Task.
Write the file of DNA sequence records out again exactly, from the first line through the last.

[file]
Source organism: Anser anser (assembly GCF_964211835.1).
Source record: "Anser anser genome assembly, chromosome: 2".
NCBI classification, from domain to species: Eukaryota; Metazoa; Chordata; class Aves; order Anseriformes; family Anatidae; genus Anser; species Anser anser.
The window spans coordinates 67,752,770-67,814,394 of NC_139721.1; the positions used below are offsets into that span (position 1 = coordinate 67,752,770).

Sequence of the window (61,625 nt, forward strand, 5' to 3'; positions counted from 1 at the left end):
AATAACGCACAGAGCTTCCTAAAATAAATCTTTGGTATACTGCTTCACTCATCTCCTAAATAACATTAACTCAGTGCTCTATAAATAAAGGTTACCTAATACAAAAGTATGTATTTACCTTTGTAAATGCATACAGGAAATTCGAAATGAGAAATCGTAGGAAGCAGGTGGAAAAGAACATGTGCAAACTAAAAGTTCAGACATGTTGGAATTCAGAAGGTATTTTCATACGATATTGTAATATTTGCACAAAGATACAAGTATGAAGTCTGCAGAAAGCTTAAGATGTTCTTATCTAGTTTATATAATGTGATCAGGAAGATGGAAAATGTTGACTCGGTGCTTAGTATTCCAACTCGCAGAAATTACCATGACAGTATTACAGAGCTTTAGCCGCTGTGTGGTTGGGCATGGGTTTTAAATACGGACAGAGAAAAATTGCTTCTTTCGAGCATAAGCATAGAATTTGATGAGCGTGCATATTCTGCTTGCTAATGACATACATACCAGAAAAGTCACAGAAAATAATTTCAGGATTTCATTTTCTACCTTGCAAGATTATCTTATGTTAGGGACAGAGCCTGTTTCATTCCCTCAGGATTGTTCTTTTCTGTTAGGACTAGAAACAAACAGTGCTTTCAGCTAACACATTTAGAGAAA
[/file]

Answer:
Source organism: Anser anser (assembly GCF_964211835.1).
Source record: "Anser anser genome assembly, chromosome: 2".
NCBI classification, from domain to species: Eukaryota; Metazoa; Chordata; class Aves; order Anseriformes; family Anatidae; genus Anser; species Anser anser.
The window spans coordinates 67,752,770-67,814,394 of NC_139721.1; the positions used below are offsets into that span (position 1 = coordinate 67,752,770).

Sequence of the window (61,625 nt, forward strand, 5' to 3'; positions counted from 1 at the left end):
AATAACGCACAGAGCTTCCTAAAATAAATCTTTGGTATACTGCTTCACTCATCTCCTAAATAACATTAACTCAGTGCTCTATAAATAAAGGTTACCTAATACAAAAGTATGTATTTACCTTTGTAAATGCATACAGGAAATTCGAAATGAGAAATCGTAGGAAGCAGGTGGAAAAGAACATGTGCAAACTAAAAGTTCAGACATGTTGGAATTCAGAAGGTATTTTCATACGATATTGTAATATTTGCACAAAGATACAAGTATGAAGTCTGCAGAAAGCTTAAGATGTTCTTATCTAGTTTATATAATGTGATCAGGAAGATGGAAAATGTTGACTCGGTGCTTAGTATTCCAACTCGCAGAAATTACCATGACAGTATTACAGAGCTTTAGCCGCTGTGTGGTTGGGCATGGGTTTTAAATACGGACAGAGAAAAATTGCTTCTTTCGAGCATAAGCATAGAATTTGATGAGCGTGCATATTCTGCTTGCTAATGACATACATACCAGAAAAGTCACAGAAAATAATTTCAGGATTTCATTTTCTACCTTGCAAGATTATCTTATGTTAGGGACAGAGCCTGTTTCATTCCCTCAGGATTGTTCTTTTCTGTTAGGACTAGAAACAAACAGTGCTTTCAGCTAACACATTTAGAGAAA